July 19, 2023

Benefits of 421-a tax break extended to Gowanus developers

Developers of certain residential buildings in Gowanus will qualify for a tax break with benefits similar to 421-a, the program which expired last year, Gov. Kathy Hochul announced on Tuesday. As part of an executive action issued by the governor, projects in the Brooklyn neighborhood that qualified for 421-a before it lapsed but won't meet the 2026 completion deadline would qualify for tax breaks. The order is one of several Hochul announced as a way to spur residential construction after state lawmakers failed to reach a deal on a housing plan.
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June 9, 2023

New York lawmakers fail to reach a deal on housing

Despite New York lawmakers claiming they reached a deal on a comprehensive package of housing proposals, the state legislature has failed to pass any meaningful bills during this legislative session, as first reported by the New York Times. Negotiations between state Democrats and Gov. Kathy Hochul on Thursday fell apart as the two bodies failed to reach a deal before the end of the legislative session on Friday. Lawmakers blamed Hochul for opposing their housing proposals, including those that protect tenants from eviction and major rent hikes, and the governor claimed lawmakers never presented her with any housing bills to approve.
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March 15, 2023

New York lawmakers clash with Hochul’s housing plan in budgets

The New York State Assembly and Senate on Tuesday released their budget proposals, which both deviate from the priorities of Gov. Kathy Hochul and set the stage for negotiations over the next two weeks. As first reported by City & State, the Senate's budget discarded some of Hochul's top goals, including the "New York Housing Compact," a plan to build 800,000 new homes over the next 10 years to address the state's looming housing crisis. The Senate did show support for "good cause" eviction protections and the creation of a Housing Voucher Program, two proposals omitted by the governor in the past.
Details here
June 15, 2022

600-foot-tall luxury rental breaks ground in Downtown Brooklyn and beats 421-a deadline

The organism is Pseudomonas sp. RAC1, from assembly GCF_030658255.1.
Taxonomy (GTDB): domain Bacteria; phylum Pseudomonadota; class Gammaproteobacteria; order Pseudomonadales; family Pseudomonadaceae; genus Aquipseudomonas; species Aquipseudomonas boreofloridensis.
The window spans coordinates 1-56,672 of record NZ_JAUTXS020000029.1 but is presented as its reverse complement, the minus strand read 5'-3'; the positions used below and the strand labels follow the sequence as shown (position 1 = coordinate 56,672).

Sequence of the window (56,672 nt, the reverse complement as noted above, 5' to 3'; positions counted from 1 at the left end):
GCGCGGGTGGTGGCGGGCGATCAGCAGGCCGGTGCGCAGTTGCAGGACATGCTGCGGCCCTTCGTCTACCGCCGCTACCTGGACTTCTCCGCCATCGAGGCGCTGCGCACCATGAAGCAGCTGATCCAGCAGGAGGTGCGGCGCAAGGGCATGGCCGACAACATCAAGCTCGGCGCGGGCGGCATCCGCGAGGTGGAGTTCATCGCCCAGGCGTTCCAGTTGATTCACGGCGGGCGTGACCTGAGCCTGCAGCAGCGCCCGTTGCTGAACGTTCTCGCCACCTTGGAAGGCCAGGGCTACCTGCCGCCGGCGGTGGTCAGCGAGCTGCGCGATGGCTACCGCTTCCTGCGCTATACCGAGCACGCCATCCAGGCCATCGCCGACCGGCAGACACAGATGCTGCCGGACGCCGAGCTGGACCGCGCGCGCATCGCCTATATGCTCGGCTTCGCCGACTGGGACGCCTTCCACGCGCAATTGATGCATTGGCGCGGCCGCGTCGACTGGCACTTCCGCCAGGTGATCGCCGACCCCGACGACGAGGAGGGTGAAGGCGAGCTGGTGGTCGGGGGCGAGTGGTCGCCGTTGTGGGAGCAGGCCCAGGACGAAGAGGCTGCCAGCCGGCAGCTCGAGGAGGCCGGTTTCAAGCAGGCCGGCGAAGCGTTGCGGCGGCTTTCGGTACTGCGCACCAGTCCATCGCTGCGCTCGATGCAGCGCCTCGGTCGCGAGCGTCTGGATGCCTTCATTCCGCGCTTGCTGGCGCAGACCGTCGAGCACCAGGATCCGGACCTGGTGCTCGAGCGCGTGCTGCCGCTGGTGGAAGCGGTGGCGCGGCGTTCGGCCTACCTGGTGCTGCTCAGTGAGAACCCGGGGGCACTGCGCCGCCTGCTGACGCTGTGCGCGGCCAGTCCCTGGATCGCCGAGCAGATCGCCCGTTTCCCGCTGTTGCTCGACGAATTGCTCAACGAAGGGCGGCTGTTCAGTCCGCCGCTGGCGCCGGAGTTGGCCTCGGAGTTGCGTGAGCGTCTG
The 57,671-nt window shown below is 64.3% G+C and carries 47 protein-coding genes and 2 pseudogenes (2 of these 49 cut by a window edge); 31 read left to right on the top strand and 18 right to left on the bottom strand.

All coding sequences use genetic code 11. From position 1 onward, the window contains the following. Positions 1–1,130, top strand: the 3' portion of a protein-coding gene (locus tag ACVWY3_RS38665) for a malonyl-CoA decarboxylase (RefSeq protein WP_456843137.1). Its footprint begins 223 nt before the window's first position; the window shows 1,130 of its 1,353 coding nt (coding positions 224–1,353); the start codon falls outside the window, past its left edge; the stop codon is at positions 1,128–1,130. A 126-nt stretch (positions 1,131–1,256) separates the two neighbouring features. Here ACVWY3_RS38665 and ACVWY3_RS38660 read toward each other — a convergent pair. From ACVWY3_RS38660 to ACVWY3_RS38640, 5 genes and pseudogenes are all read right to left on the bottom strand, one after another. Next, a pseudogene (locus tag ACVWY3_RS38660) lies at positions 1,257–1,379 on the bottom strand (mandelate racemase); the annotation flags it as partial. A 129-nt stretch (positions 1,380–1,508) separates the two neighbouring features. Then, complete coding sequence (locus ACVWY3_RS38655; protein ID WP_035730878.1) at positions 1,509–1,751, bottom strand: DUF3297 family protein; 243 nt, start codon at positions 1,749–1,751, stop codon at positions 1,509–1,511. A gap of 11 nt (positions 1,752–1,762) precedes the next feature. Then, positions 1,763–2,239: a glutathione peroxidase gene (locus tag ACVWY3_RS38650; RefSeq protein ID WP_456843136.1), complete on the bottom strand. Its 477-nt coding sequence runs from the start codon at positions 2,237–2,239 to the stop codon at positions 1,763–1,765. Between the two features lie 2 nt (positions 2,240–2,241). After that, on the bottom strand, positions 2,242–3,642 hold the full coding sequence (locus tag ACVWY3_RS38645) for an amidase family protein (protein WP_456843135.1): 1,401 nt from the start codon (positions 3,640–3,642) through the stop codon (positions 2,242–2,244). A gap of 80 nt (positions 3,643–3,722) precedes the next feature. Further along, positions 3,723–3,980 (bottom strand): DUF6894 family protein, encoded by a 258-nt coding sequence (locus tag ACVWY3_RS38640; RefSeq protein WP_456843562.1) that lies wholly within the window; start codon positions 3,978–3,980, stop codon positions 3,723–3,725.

Construction has officially begun on yet another new residential skyscraper in Downtown Brooklyn. Located at 589 Fulton Street, The Brook is a 600-foot-tall luxury rental with 591 apartments and 30,000 square feet of indoor and outdoor amenities. Developed by Witkoff and Apollo and designed by Beyer Blinder Belle, the building broke ground just days before the 421-a tax abatement program expired, allowing developers to still cash in on the 35-year tax break.
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June 7, 2022

421-a tax break will continue to cost NYC revenue for decades after it expires, report finds

The 421-a tax abatement program, which gives real estate developers who construct new residential buildings a property tax exemption in exchange for designating a portion of the homes affordable, will expire on June 15 after state lawmakers last week did not renew it during the final day of this year's legislative session. Even with it set to lapse, the controversial program will continue to cost the city revenue for decades, according to a new report. According to findings published Monday by the Independent Budget Office of New York City, the tax abatement program will cost the city over $1 billion annually until 2034, with total costs not ceasing until the fiscal year 2056.
Details here
March 17, 2022

NYC Comptroller calls for end of 421-a tax break, estimated to cost city $1.8B in revenue this year

The controversial 421-a tax abatement program that provides a tax break to developers who set aside affordable housing at new developments should not be replaced when it expires in June, says New York City Comptroller Brad Lander. According to an analysis released Wednesday by Lander's office, the tax program will cost the city $1.77 billion in forgone tax revenue in 2022, without creating homes that are affordable to most New Yorkers. While Gov. Kathy Hochul unveiled a replacement plan as part of her budget, the comptroller, along with other elected officials, called the governor's proposal too "modest" and instead wants deeper structural reform of the property tax system.
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January 20, 2022

Hochul outlines replacement for New York’s expiring 421-a tax break program

As part of her State of the State address delivered earlier this month, Gov. Kathy Hochul promised to replace the 421-a tax abatement program with a new "effective" credit. Set to expire in June, 421-a gives New York real estate developers who construct new residential buildings a property tax exemption in exchange for designating a portion of the homes as affordable. As part of her executive budget, Hochul on Wednesday outlined her plan for a replacement program called "Affordable Neighborhoods for New Yorkers." While the new program calls for the units built to be more affordable, much of the structure of the existing tax abatement remains in place.